Many people new to yoga and meditation may believe that meditating is simply siting cross-legged, with your eyes closed, saying “ommmmmmm.”
This is far from the truth. Although sitting cross-legged and chanting is one way to begin the process of meditation, there’s a whole lot more going on than meets the eye.
Meditation, or Dhyana is the seventh limb of Patenjali’s Eight Limbs of Yoga. According to Patenjali, dhyana is
“…the continuous flow of cognition towards that object.”
To meditate means to have pure, uninterrupted concentration on one fixed idea, object, sound or thought.
Although this may sound easy, it’s extremely difficult to do correctly.
Let me prove it by asking you to try a little experiment. First read through the experiment once, then give it a try:
Close your eyes for a moment and get into a comfortable position. Concentrate on your breathing – slow it down and relax.
Now as you inhale, think the word Sat (rhymes with nut). As you exhale, think the word Nam (rhymes with Tom). Clear your mind of all other thoughts except for Sat on the inhale and Nam on the exhale. Continue this practice for five minutes.
Open your eyes.
Although this is a simple exercise on paper, it is extremely difficult in practice. You likely encountered all sorts of thoughts intruding in your mind – from what to have for dinner tonight or what happened at work yesterday to that itch you felt on your chin or maybe the fact that you were a little hungry.
Meditating is difficult because we do not have control over our own mind. You may believe that you have control over your thoughts, feelings, and emotions – but this is an illusion. The experiment above shows just how little control you really have.
You may be thinking: well what does it matter if I have control or not? This is an excellent question. And the answer is that it doesn’t really matter – unless you want it to.
This is what I mean
The only person responsible for your happiness is you. It is your decision. If you choose to be happy, you will be happy. I understand that this is a radical idea. Especially with diseases and situations beyond our control such as cancer, job loss or death.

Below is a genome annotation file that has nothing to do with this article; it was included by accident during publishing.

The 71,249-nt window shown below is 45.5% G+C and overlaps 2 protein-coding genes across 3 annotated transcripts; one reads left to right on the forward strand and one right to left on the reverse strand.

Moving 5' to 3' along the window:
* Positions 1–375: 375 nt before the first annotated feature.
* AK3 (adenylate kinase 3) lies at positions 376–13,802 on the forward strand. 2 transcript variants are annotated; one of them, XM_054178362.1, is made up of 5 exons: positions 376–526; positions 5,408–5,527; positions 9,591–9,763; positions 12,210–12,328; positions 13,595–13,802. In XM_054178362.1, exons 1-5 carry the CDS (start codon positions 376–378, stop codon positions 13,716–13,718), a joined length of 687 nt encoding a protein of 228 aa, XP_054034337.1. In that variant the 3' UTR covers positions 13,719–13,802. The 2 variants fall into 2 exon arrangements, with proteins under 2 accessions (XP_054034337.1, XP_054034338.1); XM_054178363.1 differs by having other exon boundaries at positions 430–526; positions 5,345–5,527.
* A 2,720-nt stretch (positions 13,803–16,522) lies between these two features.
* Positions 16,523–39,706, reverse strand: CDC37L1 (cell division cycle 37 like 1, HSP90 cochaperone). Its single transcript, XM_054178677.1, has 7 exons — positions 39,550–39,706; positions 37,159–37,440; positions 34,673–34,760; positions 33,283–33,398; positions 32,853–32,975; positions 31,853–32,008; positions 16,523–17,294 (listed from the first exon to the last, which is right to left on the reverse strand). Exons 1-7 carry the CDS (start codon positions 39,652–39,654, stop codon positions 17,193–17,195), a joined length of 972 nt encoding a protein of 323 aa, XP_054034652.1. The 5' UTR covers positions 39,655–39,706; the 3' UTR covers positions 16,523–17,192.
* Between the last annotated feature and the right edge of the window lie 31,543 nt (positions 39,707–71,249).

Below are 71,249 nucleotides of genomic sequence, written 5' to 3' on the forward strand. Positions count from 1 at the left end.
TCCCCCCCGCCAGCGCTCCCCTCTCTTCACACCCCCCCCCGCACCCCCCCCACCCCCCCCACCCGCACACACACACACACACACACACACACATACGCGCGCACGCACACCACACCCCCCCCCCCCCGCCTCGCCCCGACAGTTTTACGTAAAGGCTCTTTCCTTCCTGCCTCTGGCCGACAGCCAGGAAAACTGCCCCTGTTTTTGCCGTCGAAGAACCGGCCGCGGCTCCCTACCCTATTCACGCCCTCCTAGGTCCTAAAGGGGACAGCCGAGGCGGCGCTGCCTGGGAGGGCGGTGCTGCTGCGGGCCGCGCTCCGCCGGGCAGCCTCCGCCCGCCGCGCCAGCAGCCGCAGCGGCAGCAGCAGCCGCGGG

Although you may not have control over all of life’s situations, you do have control over how you deal with your mind. And your mind affects all other parts of your body and life. The mind is an extremely powerful thing.
All actions begin with a thought – whether consciously or unconsciously – the truth is that all action begins in the mind.
The reason the above exercise was so difficult is purely a neurological one. The pathways in your brain that allow such one-pointed concentrate have yet to be formed. Scientists have confirmed this by scanning the brains of meditating monks.
In this sense meditation is an exercise meant to build the parts of your brain needed for true one-pointed concentration and control.
By practicing meditation every day, you will begin to build these neurological pathways in your brain. Control of your thoughts, mind and emotions will become easier. Ultimately, inner peace, health and wisdom result.
Meditation can be done anywhere and in any position: from lying down in bed or washing the dishes, to sitting in a chair or taking a walk.
The Hindu scriptures describe meditation as
“…pouring oil from one pot to another.”
Put a different way, meditation is taking concentration from one item and placing it towards another.
If you tried the exercise above, you’ll come to realize just how difficult this can be. Above all, do not despair. Frustration will only lead you further away from attaining your goal. Instead, be gentle with yourself as you meditate. If your mind wanders, simply bring it back, just as you would take a child by the hand and gently steer him in the direction you need him to go.
Simply noticing that your mind has wondered will give you the awareness you need to bring it back to the object of your concentration. By shining the light of awareness on your wandering thoughts, you will gently bring yourself back to meditation.
Meditation is a life-long practice. And just like your yoga practice, it is an end in and of itself, not a means to an end. Do not sit down to meditate with an expectation. Each meditation practice will take you different places and elicit different emotions, feelings and thoughts. Let that happen. Meditation is as much about control as it is about letting go.